The bass is certainly heavy, I think everyone has already well established that, and initial reviews of the new Solo2 headphones say Beats is addressing that by upping the high end as well. I kind of like it myself. When you turn the volume up way higher than you should probably be allowed to, the speakers actually thump like a stereo pushing out air. This excited me, but I admit it can’t be safe. If you’re listening to music through something with a customizable equalizer, you can even adjust the sound to something more balanced to a degree.
It terms of audio quality, they’re certainly the best headphones I have owned, and I think that’s the point. I’m not an audiophile and I’m really not certain I would know how to recognize and appreciate something more high end. What can I say?
As for the wireless aspect of this particular set, I find it to be a really cool feature to have. Wearing headphones when doing different things around the house like vacuuming or unloading the dish washer is noticeably less frustrating with the absence of a cord dangling between my head and pocket. It also feels really appropriate using a MacBook Air, which if of course wireless and light, with wireless headphones. You’re not tethered to your laptop by the wire and that’s really cool.
The range when using Bluetooth is rated at 30 feet according to Beats, and I’ve found that I can be as far as 45 to 50 feet before the connection experiences any interruptions. But AirPlay support of some kind is an obvious wish list item for an Apple-owned Beats headset. I have an AirPlay-supported speaker and a Bluetooth-connected speaker around my house, and it’s so much easier to manage and connect to AirPlay over Bluetooth hands down. The range when using AirPlay is also much better as my Wi-Fi network extends not just across rooms but beyond my house by several feet.
The playback and phone controls could also improve compatibility with iOS with Apple’s guidance. For example, you can use Siri on a paired iOS device when in wireless mode, but you have to prompt Siri from the home button on the device. When in wired mode, of course, you can prompt Siri from the music playback and phone controls without actually touching the device. For this reason, I would love to see a future version with more of Apple’s influence include a way to interact with Siri in your pocket from the controls on the headphones in wireless mode.
The current product offers standard playback that you have on the music controls of Apple’s EarPods: play, pause, skip forward, skip back, and volume up and down.
Noise canceling & battery life
A few other areas to note include support for adaptive noise canceling and battery life. The headphones do produce a small degree of white noise if no audio is playing when powered on in either wired or wireless mode, which is really useful when trying to focus on working in a noisy environment or zone out and relax in any environment. Battery life is rated at 12 hours of playback in wireless mode, which is longer than the battery life on an iPad and as long as the battery life on a 13″ MacBook Air, and playback in wired mode nets you 20 hours of usage. Charging is also pretty fast; I went from drained to full in less than three hours using the included power adapter. The battery indicator light on the headphones is sleek, too, in an Apple way.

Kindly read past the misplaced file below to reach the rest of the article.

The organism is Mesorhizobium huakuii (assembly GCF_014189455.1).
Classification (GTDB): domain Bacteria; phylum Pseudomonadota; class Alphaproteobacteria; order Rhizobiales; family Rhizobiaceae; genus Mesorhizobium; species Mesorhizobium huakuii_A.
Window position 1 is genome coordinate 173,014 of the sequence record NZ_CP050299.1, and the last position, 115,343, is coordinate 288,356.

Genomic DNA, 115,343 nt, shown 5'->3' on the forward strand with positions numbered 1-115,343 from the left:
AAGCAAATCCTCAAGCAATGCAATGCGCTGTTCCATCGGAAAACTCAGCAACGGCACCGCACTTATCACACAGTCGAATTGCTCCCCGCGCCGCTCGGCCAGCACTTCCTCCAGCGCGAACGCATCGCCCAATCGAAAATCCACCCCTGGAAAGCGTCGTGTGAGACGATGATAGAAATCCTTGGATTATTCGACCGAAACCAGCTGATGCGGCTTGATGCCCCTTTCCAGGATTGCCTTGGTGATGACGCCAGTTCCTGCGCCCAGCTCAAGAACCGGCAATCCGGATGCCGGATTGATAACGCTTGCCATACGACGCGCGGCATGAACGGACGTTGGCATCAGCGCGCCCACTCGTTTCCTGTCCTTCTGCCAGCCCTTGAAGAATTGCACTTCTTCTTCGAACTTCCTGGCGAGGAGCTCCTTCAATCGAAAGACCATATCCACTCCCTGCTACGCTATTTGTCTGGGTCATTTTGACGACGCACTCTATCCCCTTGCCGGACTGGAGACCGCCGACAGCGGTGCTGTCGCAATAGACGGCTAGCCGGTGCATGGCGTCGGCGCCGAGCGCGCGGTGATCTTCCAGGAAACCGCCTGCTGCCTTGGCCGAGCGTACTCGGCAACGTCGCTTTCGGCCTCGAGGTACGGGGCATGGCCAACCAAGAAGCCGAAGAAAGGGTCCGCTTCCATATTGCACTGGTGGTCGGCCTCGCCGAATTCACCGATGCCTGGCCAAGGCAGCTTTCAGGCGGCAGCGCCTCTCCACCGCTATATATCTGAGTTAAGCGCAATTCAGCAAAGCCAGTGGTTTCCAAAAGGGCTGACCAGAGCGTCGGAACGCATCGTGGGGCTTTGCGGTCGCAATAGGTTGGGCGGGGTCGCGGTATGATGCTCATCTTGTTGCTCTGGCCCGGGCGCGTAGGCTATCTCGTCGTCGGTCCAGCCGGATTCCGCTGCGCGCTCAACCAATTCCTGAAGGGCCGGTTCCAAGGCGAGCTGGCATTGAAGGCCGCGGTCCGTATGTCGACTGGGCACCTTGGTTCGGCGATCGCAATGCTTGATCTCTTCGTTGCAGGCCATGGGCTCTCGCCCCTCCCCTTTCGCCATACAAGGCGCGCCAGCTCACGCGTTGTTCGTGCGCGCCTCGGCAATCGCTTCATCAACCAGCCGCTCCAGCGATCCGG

The charger uses Micro USB like many battery-equipped accessories and Android phones. I’d like to see this move to Lightning when Apple designed Beats headphones start shipping eventually. As an iPhone and iPad user, I always know where a Lightning cable is, but I don’t keep up with a Micro USB cable nearly as well. Beats headphones, however, aren’t just accessories intended for use with iOS devices so moving to Lightning isn’t likely (and maybe not smart). Oh well.
As for additional “what different under Apple” ideas, I think it would be useful to have fewer options, or at least better differentiate between models, in the Beats headphone line. Admittedly, I decided based on design and feature set, but it’s not immediately obvious the differences between each model with the current lineup in the way it is between iPad Air and iPad mini or iPhone 5s and iPhone 5c. With the current lineup, I think design and price point are probably the two biggest deciding factors, but I’d like to see more clear differentiating factors in future lineups without having to be a Beats connoisseur.
At any rate, I’m certainly pleased with my set of Beats Studio Wireless headphones for now, including sound quality in music playback and podcast playback. I’m actually kind of addicted to using these probably more than I should be at this point. Being able to connect wireless via Bluetooth to my iPhone, iPad, and Mac is really futuristic feeling and especially convenient. I’m not as certain I would appreciate a wired pair as much, personally; I think it’s worth the extra expense to opt for wireless if you’re already making the purchase.
As for the price point, I would much prefer to have the design and feature set of the Studio Wireless Beats at a lesser cost. At $379 (Amazon Prime), they’re not exactly dispensable like a set of ear buds, but they are very nice once you accept that you’re buying a decent set of headphones to last a while.
I’d certainly like to see improvements with the amount of packing material included, increased Siri compatibility, support for AirPlay, and maybe even Apple TV connectivity in the future.
With that being said, I wouldn’t expect any major changes in the Beats line any time soon as Apple doesn’t expect the Beats acquisition to gain regulatory approval until likely the end of September, and there’s some degree of novelty in owning a pair of Beats before they’re officially Apple commissioned headphones. There’s definitely a lot to like here.